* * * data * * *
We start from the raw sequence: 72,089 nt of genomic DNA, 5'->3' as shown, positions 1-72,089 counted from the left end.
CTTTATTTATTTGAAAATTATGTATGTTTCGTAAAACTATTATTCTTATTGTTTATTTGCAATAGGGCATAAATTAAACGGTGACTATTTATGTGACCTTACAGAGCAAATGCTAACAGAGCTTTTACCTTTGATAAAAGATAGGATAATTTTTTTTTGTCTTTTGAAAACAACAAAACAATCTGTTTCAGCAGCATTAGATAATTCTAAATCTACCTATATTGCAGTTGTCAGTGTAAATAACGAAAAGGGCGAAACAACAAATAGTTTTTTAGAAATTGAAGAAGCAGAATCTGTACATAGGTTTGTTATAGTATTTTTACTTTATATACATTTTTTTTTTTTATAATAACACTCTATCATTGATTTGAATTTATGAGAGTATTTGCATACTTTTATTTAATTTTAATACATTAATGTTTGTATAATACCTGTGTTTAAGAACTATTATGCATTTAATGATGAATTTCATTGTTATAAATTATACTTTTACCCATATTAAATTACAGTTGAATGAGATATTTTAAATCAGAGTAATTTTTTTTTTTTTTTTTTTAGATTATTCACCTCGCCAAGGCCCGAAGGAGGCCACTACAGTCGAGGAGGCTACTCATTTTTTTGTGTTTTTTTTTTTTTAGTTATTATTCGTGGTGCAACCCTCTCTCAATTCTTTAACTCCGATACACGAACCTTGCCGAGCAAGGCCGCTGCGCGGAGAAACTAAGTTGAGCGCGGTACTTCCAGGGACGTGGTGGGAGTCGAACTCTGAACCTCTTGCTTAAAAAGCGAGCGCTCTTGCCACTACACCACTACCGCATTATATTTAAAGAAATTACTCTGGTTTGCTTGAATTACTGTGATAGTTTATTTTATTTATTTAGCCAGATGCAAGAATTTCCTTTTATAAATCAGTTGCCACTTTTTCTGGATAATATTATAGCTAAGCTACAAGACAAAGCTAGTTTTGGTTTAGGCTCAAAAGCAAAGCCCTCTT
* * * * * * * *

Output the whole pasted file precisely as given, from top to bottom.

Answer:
We start from the raw sequence: 72,089 nt of genomic DNA, 5'->3' as shown, positions 1-72,089 counted from the left end.
CTTTATTTATTTGAAAATTATGTATGTTTCGTAAAACTATTATTCTTATTGTTTATTTGCAATAGGGCATAAATTAAACGGTGACTATTTATGTGACCTTACAGAGCAAATGCTAACAGAGCTTTTACCTTTGATAAAAGATAGGATAATTTTTTTTTGTCTTTTGAAAACAACAAAACAATCTGTTTCAGCAGCATTAGATAATTCTAAATCTACCTATATTGCAGTTGTCAGTGTAAATAACGAAAAGGGCGAAACAACAAATAGTTTTTTAGAAATTGAAGAAGCAGAATCTGTACATAGGTTTGTTATAGTATTTTTACTTTATATACATTTTTTTTTTTTATAATAACACTCTATCATTGATTTGAATTTATGAGAGTATTTGCATACTTTTATTTAATTTTAATACATTAATGTTTGTATAATACCTGTGTTTAAGAACTATTATGCATTTAATGATGAATTTCATTGTTATAAATTATACTTTTACCCATATTAAATTACAGTTGAATGAGATATTTTAAATCAGAGTAATTTTTTTTTTTTTTTTTTTAGATTATTCACCTCGCCAAGGCCCGAAGGAGGCCACTACAGTCGAGGAGGCTACTCATTTTTTTGTGTTTTTTTTTTTTTAGTTATTATTCGTGGTGCAACCCTCTCTCAATTCTTTAACTCCGATACACGAACCTTGCCGAGCAAGGCCGCTGCGCGGAGAAACTAAGTTGAGCGCGGTACTTCCAGGGACGTGGTGGGAGTCGAACTCTGAACCTCTTGCTTAAAAAGCGAGCGCTCTTGCCACTACACCACTACCGCATTATATTTAAAGAAATTACTCTGGTTTGCTTGAATTACTGTGATAGTTTATTTTATTTATTTAGCCAGATGCAAGAATTTCCTTTTATAAATCAGTTGCCACTTTTTCTGGATAATATTATAGCTAAGCTACAAGACAAAGCTAGTTTTGGTTTAGGCTCAAAAGCAAAGCCCTCTT